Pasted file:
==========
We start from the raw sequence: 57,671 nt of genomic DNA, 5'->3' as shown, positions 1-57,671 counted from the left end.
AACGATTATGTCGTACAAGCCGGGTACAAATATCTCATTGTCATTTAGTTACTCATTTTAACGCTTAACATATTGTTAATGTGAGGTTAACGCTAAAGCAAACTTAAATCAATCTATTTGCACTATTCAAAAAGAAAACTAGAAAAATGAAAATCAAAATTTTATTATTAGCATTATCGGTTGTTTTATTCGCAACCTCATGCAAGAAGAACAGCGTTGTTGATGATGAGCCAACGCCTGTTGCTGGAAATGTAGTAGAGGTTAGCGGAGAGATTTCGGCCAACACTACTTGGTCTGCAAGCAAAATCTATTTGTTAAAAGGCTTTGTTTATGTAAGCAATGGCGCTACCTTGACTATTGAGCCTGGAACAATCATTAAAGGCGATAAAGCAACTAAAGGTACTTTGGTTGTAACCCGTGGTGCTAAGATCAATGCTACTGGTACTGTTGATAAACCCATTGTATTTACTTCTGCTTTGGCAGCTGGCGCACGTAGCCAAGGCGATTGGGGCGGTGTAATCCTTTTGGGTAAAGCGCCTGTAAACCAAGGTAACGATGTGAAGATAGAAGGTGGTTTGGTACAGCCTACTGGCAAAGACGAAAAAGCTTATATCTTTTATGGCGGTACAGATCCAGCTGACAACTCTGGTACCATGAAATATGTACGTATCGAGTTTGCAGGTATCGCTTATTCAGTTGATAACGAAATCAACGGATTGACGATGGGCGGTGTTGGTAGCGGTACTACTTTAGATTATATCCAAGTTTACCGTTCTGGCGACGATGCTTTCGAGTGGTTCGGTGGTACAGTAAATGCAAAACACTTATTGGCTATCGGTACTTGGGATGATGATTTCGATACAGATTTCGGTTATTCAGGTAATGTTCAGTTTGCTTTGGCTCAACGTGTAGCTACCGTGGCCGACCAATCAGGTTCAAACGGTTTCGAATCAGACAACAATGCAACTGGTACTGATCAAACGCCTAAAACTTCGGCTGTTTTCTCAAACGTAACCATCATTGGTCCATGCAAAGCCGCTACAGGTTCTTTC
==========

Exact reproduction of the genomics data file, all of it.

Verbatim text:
We start from the raw sequence: 57,671 nt of genomic DNA, 5'->3' as shown, positions 1-57,671 counted from the left end.
AACGATTATGTCGTACAAGCCGGGTACAAATATCTCATTGTCATTTAGTTACTCATTTTAACGCTTAACATATTGTTAATGTGAGGTTAACGCTAAAGCAAACTTAAATCAATCTATTTGCACTATTCAAAAAGAAAACTAGAAAAATGAAAATCAAAATTTTATTATTAGCATTATCGGTTGTTTTATTCGCAACCTCATGCAAGAAGAACAGCGTTGTTGATGATGAGCCAACGCCTGTTGCTGGAAATGTAGTAGAGGTTAGCGGAGAGATTTCGGCCAACACTACTTGGTCTGCAAGCAAAATCTATTTGTTAAAAGGCTTTGTTTATGTAAGCAATGGCGCTACCTTGACTATTGAGCCTGGAACAATCATTAAAGGCGATAAAGCAACTAAAGGTACTTTGGTTGTAACCCGTGGTGCTAAGATCAATGCTACTGGTACTGTTGATAAACCCATTGTATTTACTTCTGCTTTGGCAGCTGGCGCACGTAGCCAAGGCGATTGGGGCGGTGTAATCCTTTTGGGTAAAGCGCCTGTAAACCAAGGTAACGATGTGAAGATAGAAGGTGGTTTGGTACAGCCTACTGGCAAAGACGAAAAAGCTTATATCTTTTATGGCGGTACAGATCCAGCTGACAACTCTGGTACCATGAAATATGTACGTATCGAGTTTGCAGGTATCGCTTATTCAGTTGATAACGAAATCAACGGATTGACGATGGGCGGTGTTGGTAGCGGTACTACTTTAGATTATATCCAAGTTTACCGTTCTGGCGACGATGCTTTCGAGTGGTTCGGTGGTACAGTAAATGCAAAACACTTATTGGCTATCGGTACTTGGGATGATGATTTCGATACAGATTTCGGTTATTCAGGTAATGTTCAGTTTGCTTTGGCTCAACGTGTAGCTACCGTGGCCGACCAATCAGGTTCAAACGGTTTCGAATCAGACAACAATGCAACTGGTACTGATCAAACGCCTAAAACTTCGGCTGTTTTCTCAAACGTAACCATCATTGGTCCATGCAAAGCCGCTACAGGTTCTTTC